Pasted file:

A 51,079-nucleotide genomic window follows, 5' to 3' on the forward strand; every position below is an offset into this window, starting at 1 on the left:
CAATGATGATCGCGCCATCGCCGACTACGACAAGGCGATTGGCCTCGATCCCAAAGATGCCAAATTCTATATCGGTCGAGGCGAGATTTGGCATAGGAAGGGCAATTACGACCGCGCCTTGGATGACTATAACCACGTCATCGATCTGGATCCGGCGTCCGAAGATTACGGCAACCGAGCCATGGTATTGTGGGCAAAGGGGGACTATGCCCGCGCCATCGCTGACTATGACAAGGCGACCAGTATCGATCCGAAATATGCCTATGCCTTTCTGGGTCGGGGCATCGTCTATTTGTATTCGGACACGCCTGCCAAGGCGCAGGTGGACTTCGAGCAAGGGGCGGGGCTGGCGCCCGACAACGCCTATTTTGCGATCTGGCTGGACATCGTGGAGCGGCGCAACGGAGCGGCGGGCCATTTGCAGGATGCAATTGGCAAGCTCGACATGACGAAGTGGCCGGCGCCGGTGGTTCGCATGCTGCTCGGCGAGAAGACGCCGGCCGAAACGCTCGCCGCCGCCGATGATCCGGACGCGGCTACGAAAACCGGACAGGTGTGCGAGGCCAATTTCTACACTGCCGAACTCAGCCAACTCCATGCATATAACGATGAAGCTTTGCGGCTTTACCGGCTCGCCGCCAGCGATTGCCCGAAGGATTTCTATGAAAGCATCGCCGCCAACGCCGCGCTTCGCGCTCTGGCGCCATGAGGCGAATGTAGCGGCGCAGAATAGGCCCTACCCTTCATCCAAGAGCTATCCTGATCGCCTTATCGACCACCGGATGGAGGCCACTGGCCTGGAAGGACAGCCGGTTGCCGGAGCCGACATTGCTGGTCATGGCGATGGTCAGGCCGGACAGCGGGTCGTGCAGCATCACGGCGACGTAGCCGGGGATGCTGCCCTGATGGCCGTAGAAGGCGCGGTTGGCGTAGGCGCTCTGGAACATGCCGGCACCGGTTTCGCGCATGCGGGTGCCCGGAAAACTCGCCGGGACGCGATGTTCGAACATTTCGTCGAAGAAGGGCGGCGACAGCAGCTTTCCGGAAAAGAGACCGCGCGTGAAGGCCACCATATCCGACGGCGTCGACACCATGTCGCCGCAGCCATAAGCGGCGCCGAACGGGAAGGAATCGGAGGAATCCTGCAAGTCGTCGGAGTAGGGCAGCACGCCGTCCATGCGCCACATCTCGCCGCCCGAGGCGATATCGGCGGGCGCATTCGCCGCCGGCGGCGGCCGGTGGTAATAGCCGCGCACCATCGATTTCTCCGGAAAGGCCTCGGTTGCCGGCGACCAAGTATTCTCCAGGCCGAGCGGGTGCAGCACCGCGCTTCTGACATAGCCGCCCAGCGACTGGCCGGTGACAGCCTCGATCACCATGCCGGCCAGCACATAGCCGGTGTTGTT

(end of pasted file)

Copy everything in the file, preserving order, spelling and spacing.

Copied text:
A 51,079-nucleotide genomic window follows, 5' to 3' on the forward strand; every position below is an offset into this window, starting at 1 on the left:
CAATGATGATCGCGCCATCGCCGACTACGACAAGGCGATTGGCCTCGATCCCAAAGATGCCAAATTCTATATCGGTCGAGGCGAGATTTGGCATAGGAAGGGCAATTACGACCGCGCCTTGGATGACTATAACCACGTCATCGATCTGGATCCGGCGTCCGAAGATTACGGCAACCGAGCCATGGTATTGTGGGCAAAGGGGGACTATGCCCGCGCCATCGCTGACTATGACAAGGCGACCAGTATCGATCCGAAATATGCCTATGCCTTTCTGGGTCGGGGCATCGTCTATTTGTATTCGGACACGCCTGCCAAGGCGCAGGTGGACTTCGAGCAAGGGGCGGGGCTGGCGCCCGACAACGCCTATTTTGCGATCTGGCTGGACATCGTGGAGCGGCGCAACGGAGCGGCGGGCCATTTGCAGGATGCAATTGGCAAGCTCGACATGACGAAGTGGCCGGCGCCGGTGGTTCGCATGCTGCTCGGCGAGAAGACGCCGGCCGAAACGCTCGCCGCCGCCGATGATCCGGACGCGGCTACGAAAACCGGACAGGTGTGCGAGGCCAATTTCTACACTGCCGAACTCAGCCAACTCCATGCATATAACGATGAAGCTTTGCGGCTTTACCGGCTCGCCGCCAGCGATTGCCCGAAGGATTTCTATGAAAGCATCGCCGCCAACGCCGCGCTTCGCGCTCTGGCGCCATGAGGCGAATGTAGCGGCGCAGAATAGGCCCTACCCTTCATCCAAGAGCTATCCTGATCGCCTTATCGACCACCGGATGGAGGCCACTGGCCTGGAAGGACAGCCGGTTGCCGGAGCCGACATTGCTGGTCATGGCGATGGTCAGGCCGGACAGCGGGTCGTGCAGCATCACGGCGACGTAGCCGGGGATGCTGCCCTGATGGCCGTAGAAGGCGCGGTTGGCGTAGGCGCTCTGGAACATGCCGGCACCGGTTTCGCGCATGCGGGTGCCCGGAAAACTCGCCGGGACGCGATGTTCGAACATTTCGTCGAAGAAGGGCGGCGACAGCAGCTTTCCGGAAAAGAGACCGCGCGTGAAGGCCACCATATCCGACGGCGTCGACACCATGTCGCCGCAGCCATAAGCGGCGCCGAACGGGAAGGAATCGGAGGAATCCTGCAAGTCGTCGGAGTAGGGCAGCACGCCGTCCATGCGCCACATCTCGCCGCCCGAGGCGATATCGGCGGGCGCATTCGCCGCCGGCGGCGGCCGGTGGTAATAGCCGCGCACCATCGATTTCTCCGGAAAGGCCTCGGTTGCCGGCGACCAAGTATTCTCCAGGCCGAGCGGGTGCAGCACCGCGCTTCTGACATAGCCGCCCAGCGACTGGCCGGTGACAGCCTCGATCACCATGCCGGCCAGCACATAGCCGGTGTTGTT